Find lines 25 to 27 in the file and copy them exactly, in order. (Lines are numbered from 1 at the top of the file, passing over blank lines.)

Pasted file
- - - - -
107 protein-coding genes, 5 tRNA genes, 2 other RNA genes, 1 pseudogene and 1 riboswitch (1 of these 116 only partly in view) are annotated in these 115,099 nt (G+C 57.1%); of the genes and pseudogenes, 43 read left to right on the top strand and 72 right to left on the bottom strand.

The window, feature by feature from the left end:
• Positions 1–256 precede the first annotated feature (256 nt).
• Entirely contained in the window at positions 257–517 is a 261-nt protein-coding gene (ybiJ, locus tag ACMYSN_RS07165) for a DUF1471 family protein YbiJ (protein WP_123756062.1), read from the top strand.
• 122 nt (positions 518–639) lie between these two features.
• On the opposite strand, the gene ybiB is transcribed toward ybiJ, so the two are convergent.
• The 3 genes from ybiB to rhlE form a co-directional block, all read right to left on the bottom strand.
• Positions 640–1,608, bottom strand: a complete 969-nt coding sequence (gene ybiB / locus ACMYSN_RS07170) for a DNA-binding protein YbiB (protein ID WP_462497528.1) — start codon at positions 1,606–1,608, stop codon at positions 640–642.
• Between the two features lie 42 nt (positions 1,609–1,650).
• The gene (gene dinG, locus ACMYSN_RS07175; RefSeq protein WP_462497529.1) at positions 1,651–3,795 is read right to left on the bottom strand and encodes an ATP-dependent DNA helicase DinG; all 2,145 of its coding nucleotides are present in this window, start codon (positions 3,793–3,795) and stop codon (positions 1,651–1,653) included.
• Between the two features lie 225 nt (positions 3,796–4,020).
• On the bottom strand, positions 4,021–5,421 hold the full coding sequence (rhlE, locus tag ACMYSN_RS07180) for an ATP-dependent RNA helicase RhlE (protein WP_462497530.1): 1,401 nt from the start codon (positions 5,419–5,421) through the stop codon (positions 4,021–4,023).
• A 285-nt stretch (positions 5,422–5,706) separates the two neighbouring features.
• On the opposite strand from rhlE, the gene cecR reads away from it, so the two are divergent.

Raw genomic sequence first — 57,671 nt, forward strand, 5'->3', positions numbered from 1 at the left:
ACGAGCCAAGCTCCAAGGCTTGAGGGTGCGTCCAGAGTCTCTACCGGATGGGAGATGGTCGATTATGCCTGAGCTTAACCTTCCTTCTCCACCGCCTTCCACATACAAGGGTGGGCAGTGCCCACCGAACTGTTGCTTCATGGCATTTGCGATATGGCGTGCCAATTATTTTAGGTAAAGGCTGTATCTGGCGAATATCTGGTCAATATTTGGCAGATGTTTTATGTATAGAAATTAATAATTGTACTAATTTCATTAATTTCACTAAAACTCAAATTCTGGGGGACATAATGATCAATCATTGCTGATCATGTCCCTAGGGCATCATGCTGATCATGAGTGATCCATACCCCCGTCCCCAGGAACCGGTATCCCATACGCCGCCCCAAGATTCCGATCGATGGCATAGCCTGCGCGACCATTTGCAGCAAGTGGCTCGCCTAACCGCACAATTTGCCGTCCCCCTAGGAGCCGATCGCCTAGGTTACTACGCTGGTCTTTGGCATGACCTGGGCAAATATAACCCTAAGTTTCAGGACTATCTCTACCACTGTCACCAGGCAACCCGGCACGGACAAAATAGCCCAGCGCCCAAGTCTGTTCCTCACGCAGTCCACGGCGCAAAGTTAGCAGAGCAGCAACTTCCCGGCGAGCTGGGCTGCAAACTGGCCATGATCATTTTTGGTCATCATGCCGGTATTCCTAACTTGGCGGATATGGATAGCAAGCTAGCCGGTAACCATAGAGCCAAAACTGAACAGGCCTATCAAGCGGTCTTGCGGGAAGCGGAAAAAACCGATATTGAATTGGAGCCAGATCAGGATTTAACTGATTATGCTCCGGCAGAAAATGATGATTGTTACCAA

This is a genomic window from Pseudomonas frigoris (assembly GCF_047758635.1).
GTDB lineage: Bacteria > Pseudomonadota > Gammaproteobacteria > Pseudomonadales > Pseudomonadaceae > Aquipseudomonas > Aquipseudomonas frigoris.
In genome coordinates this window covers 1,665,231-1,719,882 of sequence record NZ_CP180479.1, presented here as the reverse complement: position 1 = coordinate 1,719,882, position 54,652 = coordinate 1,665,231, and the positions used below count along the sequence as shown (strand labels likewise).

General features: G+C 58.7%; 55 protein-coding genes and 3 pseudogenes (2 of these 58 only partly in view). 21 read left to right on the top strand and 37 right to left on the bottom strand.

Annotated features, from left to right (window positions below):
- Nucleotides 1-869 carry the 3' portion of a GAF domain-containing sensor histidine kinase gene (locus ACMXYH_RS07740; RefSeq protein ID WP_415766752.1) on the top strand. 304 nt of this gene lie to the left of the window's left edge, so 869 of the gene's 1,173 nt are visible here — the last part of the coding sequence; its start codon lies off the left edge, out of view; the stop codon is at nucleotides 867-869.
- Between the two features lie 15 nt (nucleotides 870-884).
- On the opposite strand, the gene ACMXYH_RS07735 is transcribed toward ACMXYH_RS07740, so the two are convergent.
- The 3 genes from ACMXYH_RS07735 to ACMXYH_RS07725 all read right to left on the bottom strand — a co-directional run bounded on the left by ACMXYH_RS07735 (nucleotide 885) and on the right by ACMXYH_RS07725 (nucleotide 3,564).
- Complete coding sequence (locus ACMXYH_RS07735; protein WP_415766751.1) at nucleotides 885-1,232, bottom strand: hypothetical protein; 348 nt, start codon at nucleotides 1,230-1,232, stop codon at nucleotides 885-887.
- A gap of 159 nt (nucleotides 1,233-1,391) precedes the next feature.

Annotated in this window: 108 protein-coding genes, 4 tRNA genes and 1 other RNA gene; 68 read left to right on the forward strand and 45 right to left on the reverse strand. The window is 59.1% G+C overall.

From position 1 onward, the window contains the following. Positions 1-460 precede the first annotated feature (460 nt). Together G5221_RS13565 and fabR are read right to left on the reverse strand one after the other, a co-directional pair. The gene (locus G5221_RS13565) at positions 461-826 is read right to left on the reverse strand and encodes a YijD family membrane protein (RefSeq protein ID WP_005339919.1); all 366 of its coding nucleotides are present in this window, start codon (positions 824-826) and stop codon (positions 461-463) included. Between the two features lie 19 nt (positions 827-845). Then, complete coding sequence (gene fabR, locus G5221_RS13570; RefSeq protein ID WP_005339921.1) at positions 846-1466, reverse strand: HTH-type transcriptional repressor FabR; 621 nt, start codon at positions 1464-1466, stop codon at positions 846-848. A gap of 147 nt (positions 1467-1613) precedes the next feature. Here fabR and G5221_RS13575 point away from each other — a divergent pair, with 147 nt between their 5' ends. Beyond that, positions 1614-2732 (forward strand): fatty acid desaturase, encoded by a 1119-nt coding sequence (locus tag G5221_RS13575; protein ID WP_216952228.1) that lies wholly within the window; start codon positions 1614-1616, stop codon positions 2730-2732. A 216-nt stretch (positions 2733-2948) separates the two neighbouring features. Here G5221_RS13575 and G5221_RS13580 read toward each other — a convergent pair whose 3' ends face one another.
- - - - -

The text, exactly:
- The 3 genes from ACMXYH_RS07735 to ACMXYH_RS07725 all read right to left on the bottom strand — a co-directional run bounded on the left by ACMXYH_RS07735 (nucleotide 885) and on the right by ACMXYH_RS07725 (nucleotide 3,564).
- Complete coding sequence (locus ACMXYH_RS07735; protein WP_415766751.1) at nucleotides 885-1,232, bottom strand: hypothetical protein; 348 nt, start codon at nucleotides 1,230-1,232, stop codon at nucleotides 885-887.
- A gap of 159 nt (nucleotides 1,233-1,391) precedes the next feature.